Tuesday, 25 May 2010

Filming at the BBC

When a day contains a first, it has to be a good day.

Monday was the first time I saw a TV show being filmed – at BBC Television Centre nonetheless. Splendid Ronni had signed up for tickets for the new series of Genius with Dave Gorman, and was duly offered 4 tickets – tickets which stated we should be at the studio for 6 o’clock – for the audience entry, these shows apparently send out more tickets than there are seats, and it is first come first served basis – just because you have tickets doesn’t guarantee you’ll get in. We were meant to be there at 6pm, trouble is we finish work at 5.30pm in Greenwich, and Television Centre is all the way over at White City – definitely more than half an hour away. And the London tubes at that time of day and in this crazy heat are anything but fun. If Ronni hadn’t pulled me on to an already overcrowded train (which a moment before she took one look at and asked should we wait for the next one!) we might not have got there in time, in fact despite all logic and the dictates of comfort a man in suit pushed in behind me - at least there was a buffer between me and the closing door. We made it there for 6:40 and luckily were still allowed in, caught up with my splendid husband and our good friend Daren and duly filed into the filming studio itself just after 7pm.

I freely admit at this point I was a little over excited in the manner of a small child – not really helped by the fact we had just seen the TARDIS by the entrance to the BBC and a life size Dalek in the bar – already the evening was exceeding my expectations.

Now I don’t plan to spoil the show by giving away the ideas muted by the potential genii (or geniuses depending which you prefer) or the jokes and capers cut by Dave Gorman and his guests, that would be unfair – you’ll just have to wait for the show to be aired.

We were lead out of the bar area, across the round courtyard and into the studio – my first thought was it looks a lot smaller than on TV- and a lot less solid. No photography (stills or video) is allowed inside the studio unfortunately, but it was fascinating. The ceiling was divided into lots of runs, orientated from the back of the audience to the stage, each with various rules and scales – some obviously were measuring in feet and various increments of such. There were lots of rails, hanging from which were a myriad of lights & filters, microphones, monitors and lots of other technical stuff I have no idea what it is for! There were also lots of bits of prop – industrial tubing – and the like. As I said before the set looked a lot less stable and solid than it does on TV – the magic of TV trickery transforms it even on the large monitors to a coherent whole, where as we could clearly see the balsa bits and pieces which wobbled slightly when people moved!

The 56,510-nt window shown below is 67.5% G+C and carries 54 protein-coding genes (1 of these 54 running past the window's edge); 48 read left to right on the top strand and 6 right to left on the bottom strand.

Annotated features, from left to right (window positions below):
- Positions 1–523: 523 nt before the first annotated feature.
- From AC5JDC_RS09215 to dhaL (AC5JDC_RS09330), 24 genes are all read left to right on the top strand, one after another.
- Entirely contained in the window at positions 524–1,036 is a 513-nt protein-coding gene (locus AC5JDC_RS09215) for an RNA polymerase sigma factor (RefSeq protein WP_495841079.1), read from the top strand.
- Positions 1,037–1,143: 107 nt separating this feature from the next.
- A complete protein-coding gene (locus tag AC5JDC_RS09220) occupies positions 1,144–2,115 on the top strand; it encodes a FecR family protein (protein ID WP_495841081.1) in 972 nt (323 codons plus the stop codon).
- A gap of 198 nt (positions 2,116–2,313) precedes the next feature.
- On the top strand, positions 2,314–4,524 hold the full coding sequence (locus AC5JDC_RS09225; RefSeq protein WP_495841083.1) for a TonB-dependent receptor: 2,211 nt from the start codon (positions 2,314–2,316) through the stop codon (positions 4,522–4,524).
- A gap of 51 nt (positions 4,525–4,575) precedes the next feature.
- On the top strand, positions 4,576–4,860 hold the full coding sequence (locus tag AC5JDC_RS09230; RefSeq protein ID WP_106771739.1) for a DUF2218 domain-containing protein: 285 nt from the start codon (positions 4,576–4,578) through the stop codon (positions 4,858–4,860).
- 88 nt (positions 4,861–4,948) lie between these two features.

The whole room is lined in thick heavy black curtains – I guess these have sound as well as light insulating properties and allow all the ‘minions’ to run around back stage with no risk of being caught on camera. It was deliciously cool when we first entered – especially after the horrid heat and running across London. And then the lights fired up, you could feel the heat they emitted almost immediately. It wasn’t uncomfortable – certainly not where we were at the middle back – but you can imagine it must be very hot directly under them, and if you had to work there for too long. As it was the filming for this show ran for about – 2 1/2 hours I think.

For anyone who is a filming newby like me- the order of events is something like this the audience enters and is told where to sit – the audience crew ask people very firmly to put their cameras away, the health and safety spiel follows, and then as this is a comedy show comes the warm up guy – who gets us to practice laughing – big sustained belly laughs, little titters, and cheering & clapping. Canned laughter to fill in the bits later I guess. Then the show – filmed straight through – and no I am not going to spoil it. ‘Excellent, all done’ I think, ‘time for a drink and some food’ (I am very hungry at this point – not having eaten since 11.30am) – but no. Then come the pick ups and re-shoots of bits that didn’t work quite so well, or where the sound was unclear… try laughing at the same joke three times – it’s a little wearing. I guess if I’d thought about it, I would have realized this was an essential part of the process, but used as I am to live performance events, I hadn’t thought. And it all looks so slick on TV – turns out that is a trick of the clever editing people. The need to pre-record laughter becomes apparent – to bolster the laughter that wasn’t quite there on the third and final take.

So was the magic of television destroyed for me? Yes and No. It was fascinating and great fun. Am I a little disappointed that these shows aren’t filmed in one go, that it isn't as spontaneous as it appears on tv? – just a bit maybe, I was a little naïve before – it certainly doesn’t spoil it for the viewer does it? And who would watch a program where the sound dives in and out, and people fumble for props? Not me. Would I go again ?– Definitely!

A big thanks to Ronni for getting us the tickets. I shall look forward to watching the episode when it is finally aired, it will be interesting to see how it is edited, and what if anything is cut out – and also to watch for Daren who was near the end of our row and you should be able to spot him as Dave Gorman walks down the steps in the audience doing his opening spiel!

1 comment:

  1. It was a splendid evening, thanks so much again to Ronni for getting the tickets and you and Frog for inviting me. It WAS my old friend Allin in the underpants, he's quite the performer these days by the looks of things.